Four years ago, Bernie Sanders absolutely crushed it in the Alaska Democratic Party’s caucuses. Facing Hillary Clinton, Sanders took home a whopping 79.6 percent of the popular vote equivalent in the March 26 contest, the highest vote total other than his home state of Vermont.
Fast forward to this weekend when the party tallied the ballot cast in its first-ever by-mail ranked-choice primary election in the midst of a global epidemic, and things couldn’t have been more different for the Vermont senator. Sanders, who officially suspended his campaign three days before the voters were counted, finished a distant second to presumptive nominee Joe Biden.
According to the Alaska Democratic Party’s Saturday-night count, Biden took home 10,834 votes from the party’s first-ever by-mail ranked-choice primary election or 55.3% of the vote. Sanders won 8,755 votes or 44.%.
While other candidates had formally withdrawn from the race, Sanders requested to keep his name on the ballot as did Sen. Elizabeth Warren and Rep. Tulsi Gabbard. Neither Warren nor Gabbard cleared the 15 percent threshold to receive votes and had their votes doled out based on the ballot rankings. A total of 19,759 votes were cast on the ranked-choice ballots, meaning there were 170 voters who didn’t include either Biden or Sanders on their ballot.
Biden secured nine delegates in voting and Sanders secured eight. Delegates to the Democratic National Convention will be selected at the party’s statewide convention, which will be held digitally on May 15-16.
Alaska Democratic Party officials hailed the voting, which had its deadline extended after the already-limited options for in-person voting were axed amid COVID-19 concerns, success that drew nearly twice as many participants than the 2016 caucuses.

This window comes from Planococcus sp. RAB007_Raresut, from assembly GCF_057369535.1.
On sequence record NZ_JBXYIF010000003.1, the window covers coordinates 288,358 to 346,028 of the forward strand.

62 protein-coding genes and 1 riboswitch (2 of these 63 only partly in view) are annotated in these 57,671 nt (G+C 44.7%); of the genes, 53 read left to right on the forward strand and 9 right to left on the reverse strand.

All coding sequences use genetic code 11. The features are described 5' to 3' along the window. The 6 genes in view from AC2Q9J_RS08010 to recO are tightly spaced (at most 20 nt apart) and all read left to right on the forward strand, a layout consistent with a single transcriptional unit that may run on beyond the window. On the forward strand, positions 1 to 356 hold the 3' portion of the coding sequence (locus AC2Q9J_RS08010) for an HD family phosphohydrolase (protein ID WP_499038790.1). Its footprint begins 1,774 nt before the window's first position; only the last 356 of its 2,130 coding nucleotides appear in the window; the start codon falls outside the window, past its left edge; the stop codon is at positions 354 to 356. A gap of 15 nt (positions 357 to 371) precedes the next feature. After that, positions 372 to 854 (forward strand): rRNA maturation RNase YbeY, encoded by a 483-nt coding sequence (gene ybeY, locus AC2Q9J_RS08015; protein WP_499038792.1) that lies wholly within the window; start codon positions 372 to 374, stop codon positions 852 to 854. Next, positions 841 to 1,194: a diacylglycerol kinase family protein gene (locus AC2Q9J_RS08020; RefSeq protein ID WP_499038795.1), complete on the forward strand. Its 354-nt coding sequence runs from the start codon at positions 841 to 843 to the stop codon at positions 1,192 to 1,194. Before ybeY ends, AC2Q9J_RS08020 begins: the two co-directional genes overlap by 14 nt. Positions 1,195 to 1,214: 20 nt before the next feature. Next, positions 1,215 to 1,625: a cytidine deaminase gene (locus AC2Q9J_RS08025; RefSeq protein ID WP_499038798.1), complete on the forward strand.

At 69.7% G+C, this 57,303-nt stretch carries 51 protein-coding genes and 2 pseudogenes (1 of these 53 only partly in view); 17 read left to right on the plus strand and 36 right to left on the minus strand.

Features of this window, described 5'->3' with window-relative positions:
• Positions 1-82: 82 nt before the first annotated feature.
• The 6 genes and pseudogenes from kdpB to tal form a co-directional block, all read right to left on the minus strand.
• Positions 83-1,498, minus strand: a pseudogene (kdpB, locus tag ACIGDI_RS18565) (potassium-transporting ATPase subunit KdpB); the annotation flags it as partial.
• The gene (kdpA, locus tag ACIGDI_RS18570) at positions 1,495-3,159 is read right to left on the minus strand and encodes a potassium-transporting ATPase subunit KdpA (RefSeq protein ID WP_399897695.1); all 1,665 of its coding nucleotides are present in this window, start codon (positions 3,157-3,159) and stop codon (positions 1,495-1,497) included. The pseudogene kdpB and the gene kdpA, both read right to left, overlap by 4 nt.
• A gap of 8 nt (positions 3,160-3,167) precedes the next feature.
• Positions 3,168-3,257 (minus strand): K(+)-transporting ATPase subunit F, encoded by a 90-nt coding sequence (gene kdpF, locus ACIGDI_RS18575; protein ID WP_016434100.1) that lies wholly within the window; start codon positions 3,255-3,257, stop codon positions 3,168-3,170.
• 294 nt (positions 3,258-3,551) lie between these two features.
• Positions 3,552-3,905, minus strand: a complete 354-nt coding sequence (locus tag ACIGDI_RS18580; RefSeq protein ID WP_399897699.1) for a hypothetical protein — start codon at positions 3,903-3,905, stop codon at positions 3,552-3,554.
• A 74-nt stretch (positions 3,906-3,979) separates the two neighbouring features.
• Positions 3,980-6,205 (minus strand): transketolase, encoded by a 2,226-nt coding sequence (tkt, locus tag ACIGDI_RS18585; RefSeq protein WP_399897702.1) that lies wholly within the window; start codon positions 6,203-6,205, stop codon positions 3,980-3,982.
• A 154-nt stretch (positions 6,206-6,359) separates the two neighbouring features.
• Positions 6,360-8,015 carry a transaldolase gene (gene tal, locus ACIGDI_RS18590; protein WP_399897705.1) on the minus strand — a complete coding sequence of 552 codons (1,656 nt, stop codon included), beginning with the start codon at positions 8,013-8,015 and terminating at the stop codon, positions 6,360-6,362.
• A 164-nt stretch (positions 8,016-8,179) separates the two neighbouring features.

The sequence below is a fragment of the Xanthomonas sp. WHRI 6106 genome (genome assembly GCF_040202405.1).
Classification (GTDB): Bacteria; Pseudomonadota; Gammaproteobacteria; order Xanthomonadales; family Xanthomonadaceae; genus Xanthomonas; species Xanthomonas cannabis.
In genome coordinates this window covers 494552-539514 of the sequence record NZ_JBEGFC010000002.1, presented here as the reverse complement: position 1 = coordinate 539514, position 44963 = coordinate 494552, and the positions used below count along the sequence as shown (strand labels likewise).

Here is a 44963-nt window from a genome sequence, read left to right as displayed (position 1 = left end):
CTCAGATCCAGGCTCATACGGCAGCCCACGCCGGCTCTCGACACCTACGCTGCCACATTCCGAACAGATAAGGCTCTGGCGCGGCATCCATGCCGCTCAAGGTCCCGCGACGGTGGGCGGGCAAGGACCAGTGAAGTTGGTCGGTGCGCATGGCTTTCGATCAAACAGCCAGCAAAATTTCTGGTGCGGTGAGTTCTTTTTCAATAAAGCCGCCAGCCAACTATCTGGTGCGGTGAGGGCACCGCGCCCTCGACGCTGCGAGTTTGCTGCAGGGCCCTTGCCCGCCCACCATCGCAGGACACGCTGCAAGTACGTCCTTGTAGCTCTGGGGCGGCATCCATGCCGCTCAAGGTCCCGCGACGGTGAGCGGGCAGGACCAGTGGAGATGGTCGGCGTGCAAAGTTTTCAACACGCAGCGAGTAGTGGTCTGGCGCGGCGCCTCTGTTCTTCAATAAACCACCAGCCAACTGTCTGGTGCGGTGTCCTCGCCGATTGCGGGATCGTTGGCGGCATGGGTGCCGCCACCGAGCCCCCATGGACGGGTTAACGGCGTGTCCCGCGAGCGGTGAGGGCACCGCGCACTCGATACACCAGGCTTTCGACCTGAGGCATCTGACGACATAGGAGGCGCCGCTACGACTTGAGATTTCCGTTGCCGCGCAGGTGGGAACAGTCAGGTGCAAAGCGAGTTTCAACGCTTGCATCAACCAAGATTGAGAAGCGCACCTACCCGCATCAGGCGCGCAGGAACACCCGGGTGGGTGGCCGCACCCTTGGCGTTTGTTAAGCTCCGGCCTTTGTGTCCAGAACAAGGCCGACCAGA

“Last week we witnessed the horrible sight of Wisconsin voters forced to stand in long lines, risking their health to cast their votes because Democratic efforts to cancel in-person voting were stymied by Republicans. We are proud that holding a party-run primary allowed us to make decisions as events unfolded and shift to all vote by mail while maintaining the health and safety of our team,” said ADP Executive Director Lindsay Kavanaugh in a prepared statement. “We extended our deadline and implemented the use of a downloadable ballot to give Alaska Democrats as much opportunity as possible to cast their votes under very difficult circumstances.”
Why it matters
With a voter initiative to implement ranked-choice voting in Alaska’s general elections on this year’s ballot, the Alaska Democratic Party’s primary serves as an interesting test case for people wondering how such a system might benefit or hinder certain candidates. But the Alaska Democratic Party made several sweeping changes to its party-run election this year that make judging the impact of ranked-choice voting impossible to separate from the other structural changes or the overall difference in the race.
There is a pandemic going on, after all.
It might be easy to seize on the topline takeaway that Sanders’ performance plummeted under the new system but would be ignoring the significantly different state of the presidential race. 2020 saw many more candidates enter this time with Sanders holding a front-runner position throughout much of the early stages of the race. That also lead to a far more combative attitude between centrist Democrats and the more progressive wing of the party. Fair or not, Sanders saw much more negative campaigning than 2016.
Sanders had also officially suspended his campaign just days before the votes were counted. Though many of the ballots were cast when Sanders was officially still running, the suspension last week was inevitable as Sanders’ chances of winning had vanished.
Perhaps the only solid takeaway from this year’s presidential primary is that the by-mail system had far higher turnout when compare to the time-intensive caucus system. It’s another bullet point in the support for mail elections, following the uptick in turnout after Anchorage switched to mail-in ballots for its municipal elections.
Unfortunately, though, by-mail elections are not on this year’s ballot.
Alaska’s voting system is still an in-person system and efforts to push to mail-in ballots have generally been opposed by Republicans who’ve claimed concerns about voter fraud. This year, though, Alaskans might get a taste of a voting by mail thanks to emergency laws that would allow elections to be moved to a by-mail system if in-person voting can’t be safely conducted.